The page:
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Worldwide, the popularity of fitness trackers is growing and in the first quarter of 2016, nearly 20 million fitness trackers have already been sold. A device that looks like a normal watch, but the so called fitness trackers can collect data on their users’ lifestyle and health status to help them with training or losing weight. Many of these collect data on the distance the user runs, measure heart rate and pulse or check if the user is asleep via GPS.
Data collected by fitness trackers have been used as evidence in court trials in the US, as reported by Forbes Magazine in 2014. Police and attorneys have started to recognize wearable devices as the human body’s “black box,” the NY Daily News wrote in April 2016. Some health insurance companies even offer discounts to the insured persons if they provide personal data from their fitness trackers. This prompted Ahmad-Reza Sadeghi, system security professor at the cybersecurity profile area (CYSEC) of TU Darmstadt and his team to scrutinize these devices for their security flaws. “As these wearables are used by third parties it could attract scammers and fraudsters who may manipulate the tracked data to gain financial benefits or even influence a court trial, says Sadeghi. This makes it all the more important that transmission, processing and storing of the sensitive personal data meet high security standards.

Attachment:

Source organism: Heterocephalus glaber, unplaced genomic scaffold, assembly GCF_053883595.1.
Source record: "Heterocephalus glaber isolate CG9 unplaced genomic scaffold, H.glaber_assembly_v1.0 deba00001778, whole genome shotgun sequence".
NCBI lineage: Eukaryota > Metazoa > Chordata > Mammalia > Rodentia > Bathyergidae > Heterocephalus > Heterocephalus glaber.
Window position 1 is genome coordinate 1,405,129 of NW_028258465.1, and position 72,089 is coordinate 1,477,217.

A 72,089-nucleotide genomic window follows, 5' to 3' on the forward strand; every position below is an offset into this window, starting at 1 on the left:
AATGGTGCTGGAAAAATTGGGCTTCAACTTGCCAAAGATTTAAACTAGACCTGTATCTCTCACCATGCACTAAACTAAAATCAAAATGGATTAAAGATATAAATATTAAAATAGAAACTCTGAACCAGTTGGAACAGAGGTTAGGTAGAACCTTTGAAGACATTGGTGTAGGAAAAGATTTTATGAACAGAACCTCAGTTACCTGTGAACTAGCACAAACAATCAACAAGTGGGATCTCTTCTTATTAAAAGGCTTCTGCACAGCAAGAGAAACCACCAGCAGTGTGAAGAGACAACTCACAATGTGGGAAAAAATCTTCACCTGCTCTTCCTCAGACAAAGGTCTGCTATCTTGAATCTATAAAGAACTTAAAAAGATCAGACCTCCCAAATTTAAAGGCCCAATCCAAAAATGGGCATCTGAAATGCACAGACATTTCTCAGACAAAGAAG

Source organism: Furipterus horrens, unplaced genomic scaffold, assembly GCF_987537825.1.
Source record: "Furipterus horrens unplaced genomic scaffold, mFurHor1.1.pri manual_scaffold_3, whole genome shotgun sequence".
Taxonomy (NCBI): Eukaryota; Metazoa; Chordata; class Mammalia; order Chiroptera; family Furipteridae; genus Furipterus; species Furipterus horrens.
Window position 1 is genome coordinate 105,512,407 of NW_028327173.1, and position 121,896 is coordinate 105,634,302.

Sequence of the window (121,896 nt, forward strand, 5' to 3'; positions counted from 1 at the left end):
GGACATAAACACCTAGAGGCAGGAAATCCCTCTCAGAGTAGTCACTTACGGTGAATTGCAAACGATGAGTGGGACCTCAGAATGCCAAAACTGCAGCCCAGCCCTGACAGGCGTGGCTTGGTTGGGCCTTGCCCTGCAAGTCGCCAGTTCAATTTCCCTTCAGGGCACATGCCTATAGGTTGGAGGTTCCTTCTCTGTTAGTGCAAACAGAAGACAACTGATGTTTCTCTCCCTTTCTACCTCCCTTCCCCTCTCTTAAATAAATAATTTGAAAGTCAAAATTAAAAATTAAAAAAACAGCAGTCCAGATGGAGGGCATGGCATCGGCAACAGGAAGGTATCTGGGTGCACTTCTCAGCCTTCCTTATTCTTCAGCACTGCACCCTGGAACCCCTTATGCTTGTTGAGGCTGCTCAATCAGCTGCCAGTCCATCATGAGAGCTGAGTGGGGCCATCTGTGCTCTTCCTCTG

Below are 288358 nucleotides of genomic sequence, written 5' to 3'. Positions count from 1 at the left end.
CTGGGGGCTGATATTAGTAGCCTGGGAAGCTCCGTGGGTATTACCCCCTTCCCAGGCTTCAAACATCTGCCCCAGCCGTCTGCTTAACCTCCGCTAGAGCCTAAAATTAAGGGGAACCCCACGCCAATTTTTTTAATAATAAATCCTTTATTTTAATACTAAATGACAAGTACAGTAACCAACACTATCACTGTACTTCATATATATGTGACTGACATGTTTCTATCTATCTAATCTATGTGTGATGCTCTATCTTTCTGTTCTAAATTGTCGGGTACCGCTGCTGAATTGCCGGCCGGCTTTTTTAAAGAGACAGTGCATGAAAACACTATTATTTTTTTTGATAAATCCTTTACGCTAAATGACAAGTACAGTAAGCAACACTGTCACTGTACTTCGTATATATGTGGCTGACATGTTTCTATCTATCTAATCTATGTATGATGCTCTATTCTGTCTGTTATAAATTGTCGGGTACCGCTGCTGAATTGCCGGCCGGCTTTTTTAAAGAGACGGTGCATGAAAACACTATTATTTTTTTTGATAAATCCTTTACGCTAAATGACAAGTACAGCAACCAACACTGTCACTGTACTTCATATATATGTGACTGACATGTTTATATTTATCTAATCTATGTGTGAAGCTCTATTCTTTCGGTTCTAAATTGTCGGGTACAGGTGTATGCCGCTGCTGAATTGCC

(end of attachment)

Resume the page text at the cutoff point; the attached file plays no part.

Among the 17 different fitness trackers they examined, only devices from four manufacturers ensured that the data remained intact and unaltered. Although, all cloud-based tracking systems use an encrypted protocol like HTTPS to transfer data, none of the trackers employ end-to-end encryption or other effective tamper protection measures when synchronizing data. Five companies did not provide a possibility to synchronize fitness data with an online service, and store the collected fitness data in plain-text, i.e. un-encrypted and readable by everyone, on the smartphone which introduces a potential risk of unauthorized data leakage should the smartphone be stolen or infected with malware. Read more.
As an inference to the study conducted, Sadeghi suggests third parties to be cautious while taking this data as a supportive evidence, and as a solution to fix these flaws, requests manufacturers to employ stringent technologies in their products.